I've found some strange behaviour in Python regarding negative numbers:
>>> -5 % 4
3
Could anyone explain what's going on?
I've found some strange behaviour in Python regarding negative numbers:
>>> -5 % 4
3
Could anyone explain what's going on?
Unlike C or C++, Python's modulo operator (%
) always return a number having the same sign as the denominator (divisor). Your expression yields 3 because
(-5) / 4 = -1.25 --> floor(-1.25) = -2
(-5) % 4 = (-2 × 4 + 3) % 4 = 3.
It is chosen over the C behavior because a nonnegative result is often more useful. An example is to compute week days. If today is Tuesday (day #2), what is the week day N days before? In Python we can compute with
return (2 - N) % 7
but in C, if N ≥ 3, we get a negative number which is an invalid number, and we need to manually fix it up by adding 7:
int result = (2 - N) % 7;
return result < 0 ? result + 7 : result;
(See http://en.wikipedia.org/wiki/Modulo_operator for how the sign of result is determined for different languages.)
Here's an explanation from Guido van Rossum:
http://python-history.blogspot.com/2010/08/why-pythons-integer-division-floors.html
Essentially, it's so that a/b = q with remainder r preserves the relationships b*q + r = a and 0 <= r < b.
a
, positive b
, whereas Python floors. It's always true that abs(r) < b
, and they ceil iff r <= 0
.
– Evgeni Sergeev
Apr 22 '14 at 7:43
There is no one best way to handle integer division and mods with negative numbers. It would be nice if a/b
was the same magnitude and opposite sign of (-a)/b
. It would be nice if a % b
was indeed a modulo b. Since we really want a == (a/b)*b + a%b
, the first two are incompatible.
Which one to keep is a difficult question, and there are arguments for both sides. C and C++ round integer division towards zero (so a/b == -((-a)/b)
), and apparently Python doesn't.
As pointed out, Python modulo makes a well-reasoned exception to the conventions of other languages.
This gives negative numbers a seamless behavior, especially when used in combination with the //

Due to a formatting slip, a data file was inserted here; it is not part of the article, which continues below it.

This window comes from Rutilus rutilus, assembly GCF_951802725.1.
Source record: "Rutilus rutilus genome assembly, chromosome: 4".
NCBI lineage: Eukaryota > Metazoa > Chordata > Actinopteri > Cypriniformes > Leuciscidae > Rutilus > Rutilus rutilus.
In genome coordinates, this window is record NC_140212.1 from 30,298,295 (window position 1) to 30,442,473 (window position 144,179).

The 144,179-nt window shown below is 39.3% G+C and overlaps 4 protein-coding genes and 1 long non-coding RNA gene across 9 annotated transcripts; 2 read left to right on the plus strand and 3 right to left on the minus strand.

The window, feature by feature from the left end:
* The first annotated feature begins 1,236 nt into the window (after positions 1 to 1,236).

integer-divide operator, as %
modulo often is (as in math.divmod):
for n in range(-8,8):
print n, n//4, n%4
Produces:
-8 -2 0
-7 -2 1
-6 -2 2
-5 -2 3
-4 -1 0
-3 -1 1
-2 -1 2
-1 -1 3
0 0 0
1 0 1
2 0 2
3 0 3
4 1 0
5 1 1
6 1 2
7 1 3
%
always outputs zero or positive when the divisor is positive//
always rounds toward negative infinityIn python, modulo operator works like this.
>>> mod = n - math.floor(n/base) * base
so the result is (for your case):
mod = -5 - floor(-1.25) * 4
mod = -5 - (-2*4)
mod = 3
whereas other languages such as C, JAVA, JavaScript use truncation instead of floor.
>>> mod = n - int(n/base) * base
which results in:
mod = -5 - int(-1.25) * 4
mod = -5 - (-1*4)
mod = -1
If you need more information about rounding in python, read this.
Modulo, equivalence classes for 4:
Here's a link to modulo's behavior with negative numbers. (Yes, I googled it)
I also thought it was a strange behavior of Python. It turns out that I was not solving the division well (on paper); I was giving a value of 0 to the quotient and a value of -5 to the remainder. Terrible... I forgot the geometric representation of integers numbers. By recalling the geometry of integers given by the number line, one can get the correct values for the quotient and the remainder, and check that Python's behavior is fine. (Although I assume that you have already resolved your concern a long time ago).
It's also worth to mention that also the division in python is different from C: Consider
>>> x = -10
>>> y = 37
in C you expect the result
0
what is x/y in python?
>>> print x/y
-1
and % is modulo - not the remainder! While x%y in C yields
-10
python yields.
>>> print x%y
27
You can get both as in C
The division:
>>> from math import trunc
>>> d = trunc(float(x)/y)
>>> print d
0
And the remainder (using the division from above):
>>> r = x - d*y
>>> print r
-10
This calculation is maybe not the fastest but it's working for any sign combinations of x and y to achieve the same results as in C plus it avoids conditional statements.
..., -9, -5, -1, 3, 7, ...
– NullUserException Oct 7 '10 at 15:19math.fmod
to get the same behavior as in C or Java. – 0x2b3bfa0 Jan 28 '17 at 16:42